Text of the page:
This too, shall pass.
I was in doubt about a lot of things in the past few weeks. I was unsure about anything and I felt this sense of unsafety that I don’t really deserve to be happy because I will pay this happiness with great sadness. I am not afraid to be happy, but I am afraid of bad things that will happen after this happy phase.
My friend told me a wise story behind the saying “Gem zeh ya’avor”
“Solomon the powerful and wealthy king chooses to test his most loyal and trusted minister, Benaiah Ben Yehoyada, by asking of him an impossible task. The king asks Benaiah to find for him a ring, knowing full well that the ring does not exist, which has magic powers. “If a happy man looks at it, he becomes sad, and if a sad man looks at it, he becomes happy,” he tells him.
He expresses his desire to wear the ring for Sukkot, which is six months away. After months of searching, Benaiah finds himself, the night before Sukkot, walking through the poorest neighborhood of Jerusalem. He happens upon a jeweler, who, when asked if he’s heard of such a ring, produces from his pocket a plain gold ring, to which he adds an engravement. Benaiah returns just in time on the eve of Sukkot to give the king the ring he has requested. When the king looks at the engraving, he reads four words: “gam zeh ya’avor”, which translates to, “This too shall pass” or “This too will pass”. At that moment, Solomon realizes that his wisdom, tremendous wealth, and power are fleeting things, for one day he will be nothing but dust.”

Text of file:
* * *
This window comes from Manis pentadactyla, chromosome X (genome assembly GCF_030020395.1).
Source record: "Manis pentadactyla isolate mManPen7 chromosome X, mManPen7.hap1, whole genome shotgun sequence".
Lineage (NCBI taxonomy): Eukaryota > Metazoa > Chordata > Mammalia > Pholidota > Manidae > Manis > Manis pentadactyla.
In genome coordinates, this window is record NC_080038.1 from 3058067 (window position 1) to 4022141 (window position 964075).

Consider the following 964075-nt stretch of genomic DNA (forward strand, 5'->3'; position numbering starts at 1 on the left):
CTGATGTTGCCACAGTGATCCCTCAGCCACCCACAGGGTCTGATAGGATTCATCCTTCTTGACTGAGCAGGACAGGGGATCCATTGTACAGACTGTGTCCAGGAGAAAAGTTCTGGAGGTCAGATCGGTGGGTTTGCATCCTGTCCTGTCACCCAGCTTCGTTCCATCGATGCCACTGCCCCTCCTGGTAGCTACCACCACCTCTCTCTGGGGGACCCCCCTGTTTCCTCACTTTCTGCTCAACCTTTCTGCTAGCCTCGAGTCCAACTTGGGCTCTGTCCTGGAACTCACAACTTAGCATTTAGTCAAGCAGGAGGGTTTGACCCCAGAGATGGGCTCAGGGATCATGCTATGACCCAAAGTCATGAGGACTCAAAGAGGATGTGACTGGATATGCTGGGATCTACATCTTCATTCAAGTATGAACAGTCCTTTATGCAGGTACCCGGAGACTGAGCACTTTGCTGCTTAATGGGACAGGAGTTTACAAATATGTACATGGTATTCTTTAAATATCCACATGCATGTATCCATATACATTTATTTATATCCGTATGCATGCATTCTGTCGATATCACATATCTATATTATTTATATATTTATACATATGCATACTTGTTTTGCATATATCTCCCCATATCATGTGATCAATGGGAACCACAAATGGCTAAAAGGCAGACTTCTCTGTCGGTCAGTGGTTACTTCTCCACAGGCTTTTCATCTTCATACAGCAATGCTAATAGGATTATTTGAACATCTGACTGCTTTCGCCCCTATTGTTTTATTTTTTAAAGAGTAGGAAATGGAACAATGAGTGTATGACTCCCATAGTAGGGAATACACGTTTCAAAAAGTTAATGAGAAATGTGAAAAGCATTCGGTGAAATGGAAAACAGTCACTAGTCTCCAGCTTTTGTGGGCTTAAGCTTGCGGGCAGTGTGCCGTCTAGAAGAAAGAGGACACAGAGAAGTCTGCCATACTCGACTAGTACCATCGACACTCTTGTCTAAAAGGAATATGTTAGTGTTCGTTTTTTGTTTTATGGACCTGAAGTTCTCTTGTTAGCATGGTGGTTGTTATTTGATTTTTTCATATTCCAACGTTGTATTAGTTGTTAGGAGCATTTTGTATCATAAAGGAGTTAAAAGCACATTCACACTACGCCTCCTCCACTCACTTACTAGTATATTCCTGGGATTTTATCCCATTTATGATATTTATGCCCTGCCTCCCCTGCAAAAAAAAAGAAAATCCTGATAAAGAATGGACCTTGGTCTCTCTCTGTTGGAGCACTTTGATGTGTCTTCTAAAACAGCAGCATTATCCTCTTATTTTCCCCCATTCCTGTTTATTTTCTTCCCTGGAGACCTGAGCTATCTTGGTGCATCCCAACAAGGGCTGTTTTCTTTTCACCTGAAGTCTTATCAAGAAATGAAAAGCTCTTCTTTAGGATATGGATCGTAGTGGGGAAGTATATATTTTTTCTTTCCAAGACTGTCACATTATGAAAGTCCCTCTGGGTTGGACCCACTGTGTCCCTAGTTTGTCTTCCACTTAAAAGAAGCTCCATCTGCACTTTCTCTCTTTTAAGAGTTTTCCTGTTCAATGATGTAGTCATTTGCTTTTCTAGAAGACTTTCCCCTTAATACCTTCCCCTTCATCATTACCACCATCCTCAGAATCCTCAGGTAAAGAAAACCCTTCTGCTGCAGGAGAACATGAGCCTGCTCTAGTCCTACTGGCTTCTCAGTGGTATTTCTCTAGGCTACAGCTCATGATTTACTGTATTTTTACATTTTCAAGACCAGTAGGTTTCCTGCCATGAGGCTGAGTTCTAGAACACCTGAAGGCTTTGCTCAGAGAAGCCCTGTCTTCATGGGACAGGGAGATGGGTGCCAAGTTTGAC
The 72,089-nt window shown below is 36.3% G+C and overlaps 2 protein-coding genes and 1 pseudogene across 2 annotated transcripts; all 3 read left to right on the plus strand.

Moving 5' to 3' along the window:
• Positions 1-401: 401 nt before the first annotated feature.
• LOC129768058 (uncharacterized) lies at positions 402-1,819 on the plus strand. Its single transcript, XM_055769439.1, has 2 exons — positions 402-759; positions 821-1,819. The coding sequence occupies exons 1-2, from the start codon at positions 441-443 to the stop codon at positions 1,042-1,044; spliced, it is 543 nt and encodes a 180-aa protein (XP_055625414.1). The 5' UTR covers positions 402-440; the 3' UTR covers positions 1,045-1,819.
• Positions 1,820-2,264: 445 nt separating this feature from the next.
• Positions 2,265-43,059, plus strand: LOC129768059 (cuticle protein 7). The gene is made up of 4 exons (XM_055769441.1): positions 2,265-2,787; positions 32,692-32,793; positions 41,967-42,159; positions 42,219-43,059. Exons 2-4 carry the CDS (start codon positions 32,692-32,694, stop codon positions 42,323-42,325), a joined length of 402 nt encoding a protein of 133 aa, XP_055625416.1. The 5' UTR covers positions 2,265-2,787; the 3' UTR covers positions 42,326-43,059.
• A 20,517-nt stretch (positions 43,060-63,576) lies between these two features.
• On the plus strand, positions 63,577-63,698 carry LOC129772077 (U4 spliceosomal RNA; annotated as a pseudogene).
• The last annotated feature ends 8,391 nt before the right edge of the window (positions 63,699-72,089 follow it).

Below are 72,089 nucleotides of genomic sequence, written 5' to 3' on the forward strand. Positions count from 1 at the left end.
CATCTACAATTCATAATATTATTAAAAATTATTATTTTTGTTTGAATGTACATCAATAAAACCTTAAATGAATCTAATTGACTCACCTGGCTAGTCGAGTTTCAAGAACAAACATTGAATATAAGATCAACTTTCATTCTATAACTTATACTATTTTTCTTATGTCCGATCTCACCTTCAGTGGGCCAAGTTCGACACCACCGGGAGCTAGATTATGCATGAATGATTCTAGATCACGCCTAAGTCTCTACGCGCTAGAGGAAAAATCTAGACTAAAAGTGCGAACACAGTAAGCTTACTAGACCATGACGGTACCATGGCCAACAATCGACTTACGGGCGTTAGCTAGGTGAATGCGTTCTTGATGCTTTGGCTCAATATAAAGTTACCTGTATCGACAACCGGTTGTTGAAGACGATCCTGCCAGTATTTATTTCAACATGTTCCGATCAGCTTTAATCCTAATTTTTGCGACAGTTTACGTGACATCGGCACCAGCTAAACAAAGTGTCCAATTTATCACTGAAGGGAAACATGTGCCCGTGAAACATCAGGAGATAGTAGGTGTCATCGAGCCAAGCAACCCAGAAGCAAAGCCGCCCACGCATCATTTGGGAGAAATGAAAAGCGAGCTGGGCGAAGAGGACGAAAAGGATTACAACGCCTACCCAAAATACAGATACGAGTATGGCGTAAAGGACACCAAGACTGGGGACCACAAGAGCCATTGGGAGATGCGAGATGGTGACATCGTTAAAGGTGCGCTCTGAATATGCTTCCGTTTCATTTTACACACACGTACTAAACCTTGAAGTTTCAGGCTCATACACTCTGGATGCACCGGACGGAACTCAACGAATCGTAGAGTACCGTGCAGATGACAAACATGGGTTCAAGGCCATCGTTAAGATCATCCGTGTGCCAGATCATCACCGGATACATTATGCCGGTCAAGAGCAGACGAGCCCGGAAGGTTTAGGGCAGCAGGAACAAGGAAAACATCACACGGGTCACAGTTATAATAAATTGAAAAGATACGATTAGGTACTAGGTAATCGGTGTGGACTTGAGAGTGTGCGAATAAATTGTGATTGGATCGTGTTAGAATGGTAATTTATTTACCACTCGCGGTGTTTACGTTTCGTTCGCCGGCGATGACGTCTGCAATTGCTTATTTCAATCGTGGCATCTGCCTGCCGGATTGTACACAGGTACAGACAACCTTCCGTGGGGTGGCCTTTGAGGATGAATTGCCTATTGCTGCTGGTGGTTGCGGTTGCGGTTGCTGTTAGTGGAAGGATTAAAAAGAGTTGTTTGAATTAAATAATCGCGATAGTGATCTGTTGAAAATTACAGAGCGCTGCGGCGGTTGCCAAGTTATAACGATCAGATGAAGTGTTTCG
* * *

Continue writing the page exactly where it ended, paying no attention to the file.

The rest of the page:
This is a famous story and it blew my mind when I heard it for the first time. I realized that I was being very clingy to things that I will not own forever. My clothes will soon out of shape, my energy will soon run out as I grow old, my food will soon expired, my loved ones will eventually leave me.
I know that “knowing” something is different that “feeling” something. We all know that if we burn our finger in fire, we’ll feel pain, but it is still different when our finger is actually burnt by fire. Losing something is certainly a scary thing, but in the end we all know that nothing lasts forever. Be wise to savor what you have while you can.